Washington DC: Think Tanks, Killer Robots and Local Hangouts

Our third full day in Washington DC was a busy one indeed. We started the day with a meeting at the Centre for Strategic and International Studies (CSIS), a DC-based think tank.

There we met Ben Contreras, Program Manager for the CSIS Southeast Asia Program and a UN Youth alum, as well as Shannon Hayden, Associate Director and Geoff Hartman, Fellow. The meeting at CSIS was dynamic, and Shannon, Jeff and Ben provided some great answers to our questions about the role of think tanks, government funding, and some of their past policy initiatives.

Our meeting at Center for Strategic and International Studies.

After the meeting, we had some free time to explore the local neighbourhood of Dupont Circle. Some took the opportunity to add to their business wardrobes before we head to HNMUN, while others grabbed lunch at nearby restaurants.

Later in the afternoon we all met up again for our second meeting for the day, at Human Rights Watch (HRW). There we met with Mary Wareham, who is the Advocacy Director of the Arms Division and a fellow Kiwi. We had a very frank and fascinating talk that covered topics such as her work towards banning cluster ammunitions (particularly their use in Syria and Yemen), her educational background and what led her to work in the field of human rights. We also discussed HRW’s campaign to ban fully-automated weapons (Campaign to Stop Killer Robots) and how HRW and its partners lobby states for change in international law around this issue.

Our meeting with Mary Wareham at Human Rights Watch. A great way to end the week.

After the meeting, most of the delegation filled in time in nearby op-shops before our delegation dinner, held at the Old Ebbitt Grill, famous for being where political players pack into the brass and wood interior. The delegation was served such food as burgers, crab cakes, salmon salad and roasted butternut squash. It was a great time to catch up with one another and enjoy some great quality food. We were lucky enough to be joined by Ben Contreras from CSIS for our meal. After dinner, we returned to the hostel for a chance to relax and get some proper sleep.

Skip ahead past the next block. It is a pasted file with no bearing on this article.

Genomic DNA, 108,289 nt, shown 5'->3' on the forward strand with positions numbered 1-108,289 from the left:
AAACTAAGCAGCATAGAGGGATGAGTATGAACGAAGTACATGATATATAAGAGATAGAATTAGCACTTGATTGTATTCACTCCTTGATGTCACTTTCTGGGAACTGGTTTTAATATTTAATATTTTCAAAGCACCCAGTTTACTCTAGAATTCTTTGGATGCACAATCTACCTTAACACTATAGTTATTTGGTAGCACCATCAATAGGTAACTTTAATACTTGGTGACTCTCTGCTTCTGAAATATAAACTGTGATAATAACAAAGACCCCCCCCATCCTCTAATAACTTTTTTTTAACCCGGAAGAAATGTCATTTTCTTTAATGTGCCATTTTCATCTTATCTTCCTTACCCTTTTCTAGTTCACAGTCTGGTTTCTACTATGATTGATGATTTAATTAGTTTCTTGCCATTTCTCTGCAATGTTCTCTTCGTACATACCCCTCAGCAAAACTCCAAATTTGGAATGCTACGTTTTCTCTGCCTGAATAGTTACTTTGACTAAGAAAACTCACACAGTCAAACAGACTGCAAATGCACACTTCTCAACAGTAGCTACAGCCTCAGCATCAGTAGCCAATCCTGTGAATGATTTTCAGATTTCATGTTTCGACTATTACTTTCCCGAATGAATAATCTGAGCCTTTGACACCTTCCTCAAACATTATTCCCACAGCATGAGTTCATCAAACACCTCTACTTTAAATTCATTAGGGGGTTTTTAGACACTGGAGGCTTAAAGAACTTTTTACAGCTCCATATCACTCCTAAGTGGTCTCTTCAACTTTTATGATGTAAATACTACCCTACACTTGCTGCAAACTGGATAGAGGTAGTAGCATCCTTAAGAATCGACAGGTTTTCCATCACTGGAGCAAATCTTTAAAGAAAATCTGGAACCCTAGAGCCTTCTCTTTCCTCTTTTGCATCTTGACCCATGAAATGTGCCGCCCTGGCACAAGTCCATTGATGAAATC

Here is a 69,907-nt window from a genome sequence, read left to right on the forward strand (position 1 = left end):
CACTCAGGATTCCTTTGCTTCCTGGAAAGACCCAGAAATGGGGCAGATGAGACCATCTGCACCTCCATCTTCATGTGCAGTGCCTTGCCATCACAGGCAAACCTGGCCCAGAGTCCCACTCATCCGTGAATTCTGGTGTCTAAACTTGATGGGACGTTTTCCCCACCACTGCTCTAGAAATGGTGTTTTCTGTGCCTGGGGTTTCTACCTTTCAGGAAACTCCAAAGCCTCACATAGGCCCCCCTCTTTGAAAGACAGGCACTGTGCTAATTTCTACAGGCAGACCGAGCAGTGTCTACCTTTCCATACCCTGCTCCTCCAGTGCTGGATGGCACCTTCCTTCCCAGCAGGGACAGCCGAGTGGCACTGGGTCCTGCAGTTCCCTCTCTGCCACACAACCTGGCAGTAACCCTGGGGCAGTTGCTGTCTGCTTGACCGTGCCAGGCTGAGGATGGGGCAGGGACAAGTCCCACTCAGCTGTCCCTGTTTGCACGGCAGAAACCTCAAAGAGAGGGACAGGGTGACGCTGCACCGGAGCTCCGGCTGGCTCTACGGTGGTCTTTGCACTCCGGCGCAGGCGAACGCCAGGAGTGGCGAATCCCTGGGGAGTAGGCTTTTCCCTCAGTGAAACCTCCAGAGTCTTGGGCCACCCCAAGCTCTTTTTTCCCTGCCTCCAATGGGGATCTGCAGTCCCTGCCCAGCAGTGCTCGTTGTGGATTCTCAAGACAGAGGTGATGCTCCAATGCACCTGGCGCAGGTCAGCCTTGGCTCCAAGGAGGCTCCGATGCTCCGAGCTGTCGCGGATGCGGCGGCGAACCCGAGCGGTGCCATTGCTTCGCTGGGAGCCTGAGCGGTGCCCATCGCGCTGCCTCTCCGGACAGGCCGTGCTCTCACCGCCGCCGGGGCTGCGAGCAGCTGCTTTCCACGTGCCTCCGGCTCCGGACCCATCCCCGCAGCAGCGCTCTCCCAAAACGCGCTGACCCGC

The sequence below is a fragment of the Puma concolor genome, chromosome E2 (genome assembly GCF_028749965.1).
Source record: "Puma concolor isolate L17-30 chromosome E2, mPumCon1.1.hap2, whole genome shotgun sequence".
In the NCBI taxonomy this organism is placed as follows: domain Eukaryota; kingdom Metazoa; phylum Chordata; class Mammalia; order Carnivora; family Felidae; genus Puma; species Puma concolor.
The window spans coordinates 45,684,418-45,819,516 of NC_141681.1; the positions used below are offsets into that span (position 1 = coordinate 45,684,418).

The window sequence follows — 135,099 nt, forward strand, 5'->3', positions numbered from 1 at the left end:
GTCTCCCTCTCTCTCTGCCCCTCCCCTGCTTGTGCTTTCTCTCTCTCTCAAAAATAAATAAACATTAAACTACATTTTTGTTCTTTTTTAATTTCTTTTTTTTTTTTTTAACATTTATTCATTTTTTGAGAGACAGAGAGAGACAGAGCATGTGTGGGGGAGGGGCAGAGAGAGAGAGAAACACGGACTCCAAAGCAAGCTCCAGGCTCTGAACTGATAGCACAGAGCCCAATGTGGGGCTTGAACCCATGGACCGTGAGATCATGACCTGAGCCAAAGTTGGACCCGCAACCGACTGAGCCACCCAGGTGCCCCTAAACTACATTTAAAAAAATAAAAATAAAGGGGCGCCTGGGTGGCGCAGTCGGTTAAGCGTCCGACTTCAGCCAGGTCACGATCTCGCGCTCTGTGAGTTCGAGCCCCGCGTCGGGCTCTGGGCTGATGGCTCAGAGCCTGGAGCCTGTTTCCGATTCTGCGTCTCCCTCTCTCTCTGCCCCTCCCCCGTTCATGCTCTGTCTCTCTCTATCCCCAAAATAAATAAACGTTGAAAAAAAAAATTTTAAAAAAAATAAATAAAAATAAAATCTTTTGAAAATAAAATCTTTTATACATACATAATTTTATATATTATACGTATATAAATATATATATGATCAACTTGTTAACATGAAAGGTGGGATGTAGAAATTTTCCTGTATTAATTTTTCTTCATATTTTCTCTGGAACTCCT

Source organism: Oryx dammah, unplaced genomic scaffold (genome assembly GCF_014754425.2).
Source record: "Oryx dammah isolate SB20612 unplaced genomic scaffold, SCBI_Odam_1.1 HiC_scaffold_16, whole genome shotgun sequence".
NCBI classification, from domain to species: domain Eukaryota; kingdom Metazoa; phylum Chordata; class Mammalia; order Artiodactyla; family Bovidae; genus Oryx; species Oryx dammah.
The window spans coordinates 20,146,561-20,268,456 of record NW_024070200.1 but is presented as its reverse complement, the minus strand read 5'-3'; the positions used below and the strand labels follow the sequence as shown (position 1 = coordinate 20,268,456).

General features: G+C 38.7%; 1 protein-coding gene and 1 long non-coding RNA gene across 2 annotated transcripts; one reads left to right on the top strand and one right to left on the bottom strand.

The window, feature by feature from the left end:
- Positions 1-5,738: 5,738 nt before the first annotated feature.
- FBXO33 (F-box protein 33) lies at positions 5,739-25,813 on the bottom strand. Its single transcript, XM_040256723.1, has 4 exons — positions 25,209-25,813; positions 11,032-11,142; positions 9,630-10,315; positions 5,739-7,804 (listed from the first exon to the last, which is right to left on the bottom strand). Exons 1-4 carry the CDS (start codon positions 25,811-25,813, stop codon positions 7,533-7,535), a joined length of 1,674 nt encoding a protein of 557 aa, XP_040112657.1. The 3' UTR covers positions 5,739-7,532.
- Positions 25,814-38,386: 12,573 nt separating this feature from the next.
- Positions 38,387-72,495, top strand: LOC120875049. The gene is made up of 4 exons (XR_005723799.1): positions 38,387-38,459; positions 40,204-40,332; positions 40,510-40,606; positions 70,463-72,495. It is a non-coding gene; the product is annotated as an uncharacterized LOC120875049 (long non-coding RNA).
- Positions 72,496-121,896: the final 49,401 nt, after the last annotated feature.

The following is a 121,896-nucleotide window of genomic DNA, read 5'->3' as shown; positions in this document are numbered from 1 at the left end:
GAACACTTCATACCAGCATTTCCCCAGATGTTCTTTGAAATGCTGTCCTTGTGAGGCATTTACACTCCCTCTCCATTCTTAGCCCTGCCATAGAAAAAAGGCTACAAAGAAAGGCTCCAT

Saturday was our fourth day in DC, and we started it with a tour of the Capitol Building. The tour was great; our guide kept it light and funny, while we walked around the historic building. We then went to the “best coffee shop in Washington DC” to meet up with Dr Chris Mahony, a New Zealander who works for the UNDP and for the World Bank’s Independent Evaluation Group to review transitional justice processes and systematic country diagnostic reports respectively. Chris shared parts of his life story, gave us valuable career advice, and was honest in sharing his views about the challenges and successes he has faced in his past and current lines of work.

Inside the Capitol Building’s rotunda.

After lunch at a delicious local sandwich shop recommended by Chris, we ended the day with several of the Smithsonian museums. Our group split up and went to the Air and Space Museum, the National Museum of African American History & Culture, the National Museum of Women in Arts, and the Museum of American History.

-Meghan Stewart-Ward

The US Leadership Tour is a month long study tour across the United States. The 14 delegates and two co-directors will be meeting with NZ and US diplomats, NGOs, think tanks, companies and academic institutions, and representing NZ at the 63rd Annual Session of the Harvard National Model United Nations. Read more…